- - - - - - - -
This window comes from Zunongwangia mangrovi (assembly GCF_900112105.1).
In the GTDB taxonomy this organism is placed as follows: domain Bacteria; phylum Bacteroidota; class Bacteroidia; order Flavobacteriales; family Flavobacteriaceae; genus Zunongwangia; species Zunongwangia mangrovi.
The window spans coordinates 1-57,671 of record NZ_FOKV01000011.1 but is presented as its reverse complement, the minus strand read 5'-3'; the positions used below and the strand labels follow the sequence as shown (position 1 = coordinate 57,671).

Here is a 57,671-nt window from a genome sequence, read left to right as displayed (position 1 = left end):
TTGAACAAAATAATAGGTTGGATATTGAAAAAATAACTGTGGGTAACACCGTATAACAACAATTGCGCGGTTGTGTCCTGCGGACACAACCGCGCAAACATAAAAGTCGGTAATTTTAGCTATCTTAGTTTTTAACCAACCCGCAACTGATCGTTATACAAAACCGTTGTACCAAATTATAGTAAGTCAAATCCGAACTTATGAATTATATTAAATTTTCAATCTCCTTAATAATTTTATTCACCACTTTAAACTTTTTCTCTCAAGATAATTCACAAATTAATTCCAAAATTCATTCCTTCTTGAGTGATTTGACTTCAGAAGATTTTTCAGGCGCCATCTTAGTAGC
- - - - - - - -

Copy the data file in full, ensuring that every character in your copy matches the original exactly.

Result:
This window comes from Zunongwangia mangrovi (assembly GCF_900112105.1).
In the GTDB taxonomy this organism is placed as follows: domain Bacteria; phylum Bacteroidota; class Bacteroidia; order Flavobacteriales; family Flavobacteriaceae; genus Zunongwangia; species Zunongwangia mangrovi.
The window spans coordinates 1-57,671 of record NZ_FOKV01000011.1 but is presented as its reverse complement, the minus strand read 5'-3'; the positions used below and the strand labels follow the sequence as shown (position 1 = coordinate 57,671).

Here is a 57,671-nt window from a genome sequence, read left to right as displayed (position 1 = left end):
TTGAACAAAATAATAGGTTGGATATTGAAAAAATAACTGTGGGTAACACCGTATAACAACAATTGCGCGGTTGTGTCCTGCGGACACAACCGCGCAAACATAAAAGTCGGTAATTTTAGCTATCTTAGTTTTTAACCAACCCGCAACTGATCGTTATACAAAACCGTTGTACCAAATTATAGTAAGTCAAATCCGAACTTATGAATTATATTAAATTTTCAATCTCCTTAATAATTTTATTCACCACTTTAAACTTTTTCTCTCAAGATAATTCACAAATTAATTCCAAAATTCATTCCTTCTTGAGTGATTTGACTTCAGAAGATTTTTCAGGCGCCATCTTAGTAGC